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Americans want to keep Christ in Christmas

A billboard from the Long Beach Knights of Columbus Council with Jesus, Mary and Joseph in the classic manger scene with encouragement to Keep Christ in Christmas, Long Beach, New Jersey, December 20, 2005 (Credit:  Jackie via Flickr)I was in a restaurant the other day when the waiter brought my check with the cheery wish, "Happy holidays!"  Retailers and media alike speak of this as the "holiday season."  Santa Claus and his reindeer take turns in store windows alongside Christmas trees, toys, and tinsel.  An observer from Mars could be forgiven for wondering why we call this season "Christ"mas.

Here's some good news: 79 percent of Americans believe "Christmas should be more about Jesus."  Only 18 percent disagree.  When asked if "Christmas activities should include a visit to a church service," 63 percent agree.  Further, 70 percent of Americans say Christmas would be better with a Christian focus.

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Movie exec calls Angelina Jolie a 'spoiled brat'

Angelina Jolie attends the UK Premiere of her new movie Unbroken, her directorial debut, at Odeon Leicester Square, London, England, November 25, 2014 (Credit: Flynet)Hollywood is in the news today after nominations for the Golden Globes and Screen Actors Guild Awards were announced this week.  Ridley Scott's much-anticipated Exodus: Gods and Kings opens today as well. (My wife and I saw the movie last night, and I wrote a review for our website.)  But some stars are in the news for less glamorous reasons.

Computer hackers calling themselves "Guardians of Peace" have apparently stolen just under 100 terabytes of data from Sony Pictures, including financial information, budgets, payroll data, internal emails, and feature films.  The cyber attack could cost Sony as much as $100 million.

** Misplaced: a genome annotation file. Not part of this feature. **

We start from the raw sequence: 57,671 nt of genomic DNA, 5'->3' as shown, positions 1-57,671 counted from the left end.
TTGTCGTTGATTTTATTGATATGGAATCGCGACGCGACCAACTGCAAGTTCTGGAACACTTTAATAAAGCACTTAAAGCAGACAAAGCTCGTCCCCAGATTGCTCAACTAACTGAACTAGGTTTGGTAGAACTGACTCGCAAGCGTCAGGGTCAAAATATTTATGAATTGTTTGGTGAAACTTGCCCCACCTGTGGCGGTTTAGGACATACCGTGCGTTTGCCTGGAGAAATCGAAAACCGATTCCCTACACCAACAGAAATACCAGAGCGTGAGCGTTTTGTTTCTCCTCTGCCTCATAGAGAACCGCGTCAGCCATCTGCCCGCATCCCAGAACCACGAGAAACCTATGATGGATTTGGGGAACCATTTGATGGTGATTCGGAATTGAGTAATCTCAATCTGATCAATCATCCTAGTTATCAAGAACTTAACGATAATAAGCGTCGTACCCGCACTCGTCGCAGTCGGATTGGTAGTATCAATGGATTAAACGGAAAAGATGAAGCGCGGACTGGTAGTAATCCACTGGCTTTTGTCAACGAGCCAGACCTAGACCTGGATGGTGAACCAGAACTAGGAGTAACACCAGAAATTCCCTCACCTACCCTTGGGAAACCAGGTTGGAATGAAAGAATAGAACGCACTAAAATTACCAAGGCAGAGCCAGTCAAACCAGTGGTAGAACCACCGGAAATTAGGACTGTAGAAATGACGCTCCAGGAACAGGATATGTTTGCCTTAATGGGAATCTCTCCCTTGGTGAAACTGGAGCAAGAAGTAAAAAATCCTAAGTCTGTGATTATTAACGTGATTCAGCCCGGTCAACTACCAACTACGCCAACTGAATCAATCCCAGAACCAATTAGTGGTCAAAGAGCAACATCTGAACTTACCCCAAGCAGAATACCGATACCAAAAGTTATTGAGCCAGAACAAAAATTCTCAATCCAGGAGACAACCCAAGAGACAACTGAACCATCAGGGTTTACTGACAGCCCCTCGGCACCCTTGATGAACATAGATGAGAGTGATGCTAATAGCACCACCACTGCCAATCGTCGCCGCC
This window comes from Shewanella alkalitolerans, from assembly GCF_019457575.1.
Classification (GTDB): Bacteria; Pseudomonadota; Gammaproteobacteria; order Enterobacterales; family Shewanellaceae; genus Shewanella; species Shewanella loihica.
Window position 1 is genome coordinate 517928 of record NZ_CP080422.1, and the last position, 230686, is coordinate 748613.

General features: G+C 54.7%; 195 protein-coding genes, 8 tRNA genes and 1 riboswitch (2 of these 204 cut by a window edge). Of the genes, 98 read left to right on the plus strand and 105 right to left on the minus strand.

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3 lessons from TIME's Person of the Year

They risked and persisted, sacrificed and saved. Editor Nancy Gibbs explains why the Ebola Fighters are TIME's choice for Person of the Year 2014 (Credit: TIME Magazine)TIME has named "the Ebola fighters" its Person of the Year.  The magazine explained: "The rest of the world can sleep at night because a group of men and women are willing to stand and fight.  For tireless acts of courage and mercy, for buying the world time to boost its defenses, for risking, for persisting, for sacrificing and saving, the Ebola fighters are TIME's 2014 Person of the Year."

Meanwhile, Malala Yousafzai, the Pakistani teenager and education advocate who survived an assassination attempt, received her Nobel Peace Prize in Oslo yesterday.  And thousands flocked to a pro-democracy protest camp in Hong Kong ahead of government action to clear the area.  One protester explained: "We may not succeed immediately but we must keep trying.  We cannot bow down to an unjust political system."

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The world's most famous baby bump

Prince William, Duke of Cambridge, and his wife, Catherine, Duchess of Cambridge, who are expecting their second child, arrive at the Carlyle Hotel in Manhattan, December 7, 2014 (Credit: AP/Chad Rachman)Thus a reporter described Kate Middleton's pregnancy as she and Prince William arrived in New York City last Sunday for a three-day official American tour.  Kate is about five months pregnant.  At this stage, her baby has a heart, a face, a brain, fingernails, and is growing hair.  Kate may already be feeling her child's movements.

Yet, as journalist Katrina Trinko notes, it would be legal in the United States for Kate to abort her baby.  The U.S. is one of only seven countries—including North Korea and China—that allow elective abortions after 20 weeks.

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What were the top 10 Internet searches this year?

The Yahoo logo on the wall in the lobby of the Yahoo France Press Office, February 5, 2010 (Credit: Yahoo France Press Office) Online searches say much about our fascinations, fears, and faith.  According to Yahoo!, these were the top 10 searches in 2014, from number 10 to number one: Jennifer Aniston, the iPhone 6, Miley Cyrus, the Disney movie Frozen, Kim Kardashian, Kaley Cuoco, Jennifer Lawrence, Ariana Grande, Minecraft, and Ebola.  Clearly, we're fascinated by Hollywood and high tech, and afraid of diseases.

Notice what topic was missing: God.  Does this mean that the Lord is absent from the Internet?  Not at all.  According to the Barna Group, one third of all Millennials (adults ages 18-29) regularly view online videos pertaining to faith.  The number increases to more than half of Christian Millennials.

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